Through A Note Darkly: Viva Hate, Transformer, Homogenic

Through A Note Darkly is a weekly feature on in which contributor Chris Vill ranks and reflects on three albums he's heard a lot about, but has never heard in full before.

3. Björk: Homogenic

Personal Favorite: "Unravel"

Summarizing Lyric: "All these accidents that happen follow the dot" off of "Jóga"

I’m gonna do something risky and try to sound like I understand science. Homogenic means, according to Merriam-Webster, having only one allele of a gene or genes. An allele is an alternative form of a gene usually accompanied by another form, but being homogenic means not having this alternative. Not having this alternative means being as perfect as you can biologically be since there is no way for a gene to be represented in another way, no way for you to have your mother’s red hair instead of your dad’s brown hair. Now, in relating this definition to Björk’s album, 40+ minutes of an emotional and spiritual armageddon, I got the feeling that Björk was arguing there is no alternative allele to disorder. She begins her album with “Hunter,” a song containing the first set of pragmatic, borderline cynical lyrics scattered throughout the album, “I thought I could organize freedom. How Scandinavian of me.” To organize something is to ignore the fact of entropy, of all that is organized eventually falling into disorder. The arrangements on the album–classical, beautifully played strings being mixed with ugly, digitized beats–showcase music’s fall into this disorder, from thought-out symphonies to scatter-brained EDM. Björk’s occasional movement from English to Icelandic, along with her faltered shrieking on songs like “5 Years” and “Pluto,” add even more layers of disorder to the album whose title and cover–an off-putting mixture of Asian culture and an Icelandic visage containing music for American ears–argues it is universal because of how unafraid of disorder it is. But the ending. “All Is Full Of Love,” like the almost ironically poppy “Alarm Call,” does not really fit with the hopelessness of the album, and that is exactly why it fits. The closing track reassures us of love being out there, and nothing is more human, more universal, than holding onto hope despite knowing how hopeless you are to slowly falling apart.

2. Morrissey: Viva Hate

Personal Favorite: "Late Night, Maudlin Street"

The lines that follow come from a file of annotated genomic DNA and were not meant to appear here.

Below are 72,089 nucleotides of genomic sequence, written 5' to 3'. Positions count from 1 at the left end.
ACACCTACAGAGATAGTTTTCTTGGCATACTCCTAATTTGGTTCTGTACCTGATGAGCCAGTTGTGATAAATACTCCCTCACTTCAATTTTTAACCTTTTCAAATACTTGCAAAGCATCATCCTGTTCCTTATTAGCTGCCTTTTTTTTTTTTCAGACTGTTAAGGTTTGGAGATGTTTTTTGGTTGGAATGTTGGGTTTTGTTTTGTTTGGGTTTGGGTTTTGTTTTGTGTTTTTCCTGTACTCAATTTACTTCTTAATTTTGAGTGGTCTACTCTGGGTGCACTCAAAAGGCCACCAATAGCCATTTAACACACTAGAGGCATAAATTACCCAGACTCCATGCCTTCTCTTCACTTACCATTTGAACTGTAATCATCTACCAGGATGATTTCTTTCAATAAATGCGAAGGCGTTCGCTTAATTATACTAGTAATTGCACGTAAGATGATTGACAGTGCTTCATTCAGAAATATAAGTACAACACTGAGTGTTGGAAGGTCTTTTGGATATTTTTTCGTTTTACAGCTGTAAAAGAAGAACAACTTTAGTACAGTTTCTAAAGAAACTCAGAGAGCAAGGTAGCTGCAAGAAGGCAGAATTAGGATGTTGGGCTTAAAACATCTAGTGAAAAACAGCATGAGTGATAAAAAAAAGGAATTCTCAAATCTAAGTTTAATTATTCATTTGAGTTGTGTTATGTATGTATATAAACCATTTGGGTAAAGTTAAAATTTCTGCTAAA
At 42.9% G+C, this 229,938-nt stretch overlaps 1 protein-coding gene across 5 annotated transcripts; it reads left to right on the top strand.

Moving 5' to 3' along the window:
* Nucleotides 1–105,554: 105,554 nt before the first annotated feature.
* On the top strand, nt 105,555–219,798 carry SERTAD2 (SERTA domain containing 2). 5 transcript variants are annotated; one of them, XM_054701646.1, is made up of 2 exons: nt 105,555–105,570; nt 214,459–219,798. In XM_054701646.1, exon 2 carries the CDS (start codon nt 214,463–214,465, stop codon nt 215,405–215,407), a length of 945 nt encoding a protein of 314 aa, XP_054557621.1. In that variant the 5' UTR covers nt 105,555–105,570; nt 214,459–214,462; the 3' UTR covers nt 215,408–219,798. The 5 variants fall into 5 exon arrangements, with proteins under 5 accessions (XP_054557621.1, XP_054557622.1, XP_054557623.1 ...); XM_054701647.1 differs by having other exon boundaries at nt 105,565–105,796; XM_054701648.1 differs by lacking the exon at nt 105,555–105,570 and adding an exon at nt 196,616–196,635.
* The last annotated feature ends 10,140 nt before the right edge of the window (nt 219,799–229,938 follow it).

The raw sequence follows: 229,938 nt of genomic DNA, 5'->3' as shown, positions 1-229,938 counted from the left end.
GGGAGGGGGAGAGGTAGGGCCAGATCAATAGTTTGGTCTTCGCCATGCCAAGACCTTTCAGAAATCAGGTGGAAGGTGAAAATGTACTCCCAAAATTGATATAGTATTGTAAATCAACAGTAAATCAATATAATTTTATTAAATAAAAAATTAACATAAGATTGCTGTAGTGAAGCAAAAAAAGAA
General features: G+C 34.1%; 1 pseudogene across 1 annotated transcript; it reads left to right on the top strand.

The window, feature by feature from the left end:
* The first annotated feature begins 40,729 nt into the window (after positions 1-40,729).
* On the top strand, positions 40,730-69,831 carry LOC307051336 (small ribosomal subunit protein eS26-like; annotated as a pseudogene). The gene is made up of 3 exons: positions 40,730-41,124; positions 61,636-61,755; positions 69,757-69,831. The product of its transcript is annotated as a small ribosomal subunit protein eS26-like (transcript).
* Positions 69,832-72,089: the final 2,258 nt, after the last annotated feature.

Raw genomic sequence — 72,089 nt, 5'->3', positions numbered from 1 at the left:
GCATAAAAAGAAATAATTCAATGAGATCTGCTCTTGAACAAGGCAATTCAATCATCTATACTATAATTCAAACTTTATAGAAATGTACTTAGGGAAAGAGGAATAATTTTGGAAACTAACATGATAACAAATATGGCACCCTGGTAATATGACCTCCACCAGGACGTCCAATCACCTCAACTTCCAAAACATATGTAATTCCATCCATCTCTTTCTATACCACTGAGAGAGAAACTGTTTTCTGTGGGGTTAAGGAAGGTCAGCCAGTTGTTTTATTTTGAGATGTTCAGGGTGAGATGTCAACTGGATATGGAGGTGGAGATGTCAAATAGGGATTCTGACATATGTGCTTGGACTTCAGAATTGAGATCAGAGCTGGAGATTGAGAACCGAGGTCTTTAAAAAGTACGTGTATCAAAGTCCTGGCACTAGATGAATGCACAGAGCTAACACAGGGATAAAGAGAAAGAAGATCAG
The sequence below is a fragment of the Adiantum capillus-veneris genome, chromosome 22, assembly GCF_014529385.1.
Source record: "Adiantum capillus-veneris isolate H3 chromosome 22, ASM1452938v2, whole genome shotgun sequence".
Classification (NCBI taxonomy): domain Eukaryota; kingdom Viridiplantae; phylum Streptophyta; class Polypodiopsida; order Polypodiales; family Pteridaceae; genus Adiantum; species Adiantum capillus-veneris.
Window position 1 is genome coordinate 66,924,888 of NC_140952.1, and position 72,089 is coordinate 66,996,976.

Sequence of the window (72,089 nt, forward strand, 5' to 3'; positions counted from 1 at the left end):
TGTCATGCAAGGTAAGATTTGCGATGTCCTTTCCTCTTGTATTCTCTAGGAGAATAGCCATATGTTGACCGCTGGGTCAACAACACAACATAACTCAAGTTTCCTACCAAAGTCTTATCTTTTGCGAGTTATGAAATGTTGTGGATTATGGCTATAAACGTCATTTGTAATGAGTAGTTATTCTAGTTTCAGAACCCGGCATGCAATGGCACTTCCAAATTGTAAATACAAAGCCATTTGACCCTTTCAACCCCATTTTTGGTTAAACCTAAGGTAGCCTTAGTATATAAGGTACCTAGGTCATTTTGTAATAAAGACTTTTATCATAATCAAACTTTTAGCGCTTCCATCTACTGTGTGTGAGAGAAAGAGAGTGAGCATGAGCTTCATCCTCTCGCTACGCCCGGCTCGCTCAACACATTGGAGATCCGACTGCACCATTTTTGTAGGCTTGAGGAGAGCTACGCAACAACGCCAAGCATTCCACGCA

Summarizing Lyric: "'How I Dearly Wish I Was Not Here' In the seaside town that they forgot to bomb" off of "Everyday Is Like Sunday

Viva hate, how could someone celebrate such a dangerous emotion without promoting it? I wondered. Morrissey (how could I ever doubt you?) pulled it off by treating hatred as what it truly is, a tool of an emotion that can both mask and showcase true feelings. On “Alsatian Cousin,” Morrissey does what he does best and explores schoolboy emotions, this time creating the character of a spiteful schoolboy for us to look inside and see that this spiteful schoolboy is actually just lovesick and jealous of the boy in a tweed jacket who his crush wrote a note to that read, “P.S. Bring me home and have me.” After such a discovery, “My infatuation is infatuated by another!” a schoolboy often grumbles down the hall for a couple kid-eternities, using hate to mask that he’s one of the boys with a thorn on his side. On “Suedehead,” Morrissey reverses the role of hatred in “Alsatian Cousin” as makeup hiding pain and turns it into the water that washes off some makeup. The song has Morrissey asking an all too familiar question, “Why do you come here when you know it makes things hard for me?” Such a question is verbally published when someone can’t let go, forced to constantly apologize for hanging around, sending text after text, until they finally have a reason to let go, that reason being hate. In “Suedehead,” the person who can’t let go reads their obsession’s diary and sees that they weren’t their obsession obsession (“Oh so many illustrations”). How sickening it feels to find out the world you orbit doesn’t orbit you too. Sickened, Morrissey’s character realizes that his obsession was nothing more than “a good lay.” This realization is accompanied with the sound of a waterfall dripping through the mix, washing away the lust disguised as love, as it fades into the next track, “Break Up the Family,” another celebration of hate as a catalyst for moving on from comfort (“home late, full of Hate, despise the ties that bind. Oh I'm so glad to grow older”). Nothing on the album is more hate-fueled and borderline concerning than the album’s closer, “Margaret on a Guillotine,” but such a track is necessary to see another positive aspect of hate. Tempered and directed hate for a system can and has lead to the formations of groups fighting for a society empty of systematic racism, sexism, homophobia, transphobia, animal abuse, everything; so, to a degree, I agree. Viva hate!